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View Poll Results: What is the most liberal area in the USA?
Chicago 1 1.79%
NYC 5 8.93%
Boston 6 10.71%
Austin, TX 0 0%
Seattle 4 7.14%
Portland 6 10.71%
LA 2 3.57%
San Fransisco 28 50.00%
Washington DC proper 2 3.57%
Other (please specify) 2 3.57%
Voters: 56. You may not vote on this poll

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Old 11-24-2009, 11:31 PM
 
Location: US Empire, Pac NW
5,008 posts, read 10,792,865 times
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Another forum go-er asked what the most conservative part of the country was, so I was thinking, what is the most liberal? I was thinking the following places:

Seattle
Portland
San Fransisco
LA
Boston
NYC
Chicago
Austin, TX
Washington DC proper
Detroit


What do you think? Part of this is curiosity, part of this is if I ever have to move away from the Great Pacific NW, I want to stay blue.
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Old 11-25-2009, 12:35 AM
 
Location: Zurich, Switzerland/ Piedmont, CA
32,363 posts, read 55,157,123 times
Reputation: 15428
Its definitely SF and its surrounding Metro Area.

There are just layers and layers of liberalism to varying degrees.

Heck even in the Bay Area, we could make the case that Oakland, Berkeley and Santa Cruz are more liberal than The City.

Also, you take a look at metro areas around the country, there are at least some GOP congressional reps everywhere. NY, LA etc.

otoh, all 10 of the Congressional Reps in the Bay Area, from the most urban to the most rural are all Left leaning democrats.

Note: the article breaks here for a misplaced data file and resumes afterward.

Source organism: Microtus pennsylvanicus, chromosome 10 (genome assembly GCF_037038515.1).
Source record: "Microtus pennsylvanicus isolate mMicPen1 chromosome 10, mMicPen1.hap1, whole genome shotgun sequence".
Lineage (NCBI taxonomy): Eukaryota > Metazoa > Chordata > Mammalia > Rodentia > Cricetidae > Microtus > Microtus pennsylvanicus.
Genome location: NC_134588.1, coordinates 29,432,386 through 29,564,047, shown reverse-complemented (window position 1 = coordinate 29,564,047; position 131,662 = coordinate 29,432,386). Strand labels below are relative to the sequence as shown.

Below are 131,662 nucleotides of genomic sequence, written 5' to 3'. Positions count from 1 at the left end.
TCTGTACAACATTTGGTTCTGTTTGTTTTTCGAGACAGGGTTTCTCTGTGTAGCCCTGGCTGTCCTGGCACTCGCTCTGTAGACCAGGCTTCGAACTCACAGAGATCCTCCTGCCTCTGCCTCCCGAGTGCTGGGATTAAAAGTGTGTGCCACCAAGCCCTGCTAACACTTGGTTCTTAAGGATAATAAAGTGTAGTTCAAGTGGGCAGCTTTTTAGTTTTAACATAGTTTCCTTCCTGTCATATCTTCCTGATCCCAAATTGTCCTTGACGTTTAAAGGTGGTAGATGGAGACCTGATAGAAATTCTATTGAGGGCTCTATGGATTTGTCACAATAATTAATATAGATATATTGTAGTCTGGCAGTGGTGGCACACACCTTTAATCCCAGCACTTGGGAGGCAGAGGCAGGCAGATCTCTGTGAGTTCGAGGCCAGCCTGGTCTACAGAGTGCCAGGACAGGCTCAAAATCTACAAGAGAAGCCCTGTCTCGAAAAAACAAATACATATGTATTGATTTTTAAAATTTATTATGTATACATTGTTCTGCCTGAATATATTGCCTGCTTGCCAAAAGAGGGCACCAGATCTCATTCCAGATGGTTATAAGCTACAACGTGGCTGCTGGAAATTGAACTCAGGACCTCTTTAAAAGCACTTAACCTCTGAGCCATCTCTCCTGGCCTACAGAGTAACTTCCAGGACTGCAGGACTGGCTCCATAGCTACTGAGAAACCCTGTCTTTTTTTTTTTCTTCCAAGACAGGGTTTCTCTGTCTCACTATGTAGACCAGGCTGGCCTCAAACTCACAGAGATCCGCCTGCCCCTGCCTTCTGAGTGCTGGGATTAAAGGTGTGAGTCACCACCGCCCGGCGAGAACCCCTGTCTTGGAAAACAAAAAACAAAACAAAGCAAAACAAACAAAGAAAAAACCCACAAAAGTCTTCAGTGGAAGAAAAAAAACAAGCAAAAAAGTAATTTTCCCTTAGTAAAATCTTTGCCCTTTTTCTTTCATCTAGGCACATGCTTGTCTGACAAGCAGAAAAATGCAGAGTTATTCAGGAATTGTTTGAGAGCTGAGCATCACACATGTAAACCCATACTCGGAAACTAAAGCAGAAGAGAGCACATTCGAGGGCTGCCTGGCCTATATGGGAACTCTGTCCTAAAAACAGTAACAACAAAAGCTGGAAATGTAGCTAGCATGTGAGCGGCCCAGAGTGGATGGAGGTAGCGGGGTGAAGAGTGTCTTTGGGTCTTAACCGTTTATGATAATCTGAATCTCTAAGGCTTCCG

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Old 11-25-2009, 02:02 AM
 
Location: 30-40N 90-100W
13,856 posts, read 22,964,539 times
Reputation: 6679
Judging from things I've read

Marlboro, Vermont or for bigger Burlington, Vermont
The Bay Area
Both Portlands (The one in Maine and the one in Oregon)
Ithaca, New York

For more beyond the Pacific Northwest these districts are represented by strongly liberal/progressive politicians

Hawaii's 2nd district - Currently represented by a non-practicing Buddhist and it's never been represented by a Republican. Hilo is one of the main cities.

Iowa's 2nd district - Contains Iowa City, which is said to be quite liberal.

Minnesota's 5th district - Contains Minneapolis, which is Democratic/liberal dominant.

New York's 19 - Once seen as Rockefeller Republican it is currently represented by Progressive caucus, and former member of the band "Orleans", John Hall. He co-wrote "Still the One." A picture of him topless on an album cover can be seen in the following.

http://upload.wikimedia.org/wikipedi...d_Dreaming.jpg

New England towns that strongly supported same-sex marriage (when the issue was voted on), Kerry, and Obama.

Hartford, Connecticut
Bar Harbor, Maine
Provincetown, Massachusetts
Hanover, New Hampshire
Norwich, Vermont
Providence, Rhode Island
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Old 11-25-2009, 04:08 AM
 
Location: Florida
1,779 posts, read 3,485,674 times
Reputation: 944
San Francisco. All the areas surrounding SF are also highly liberal in addition to the city proper.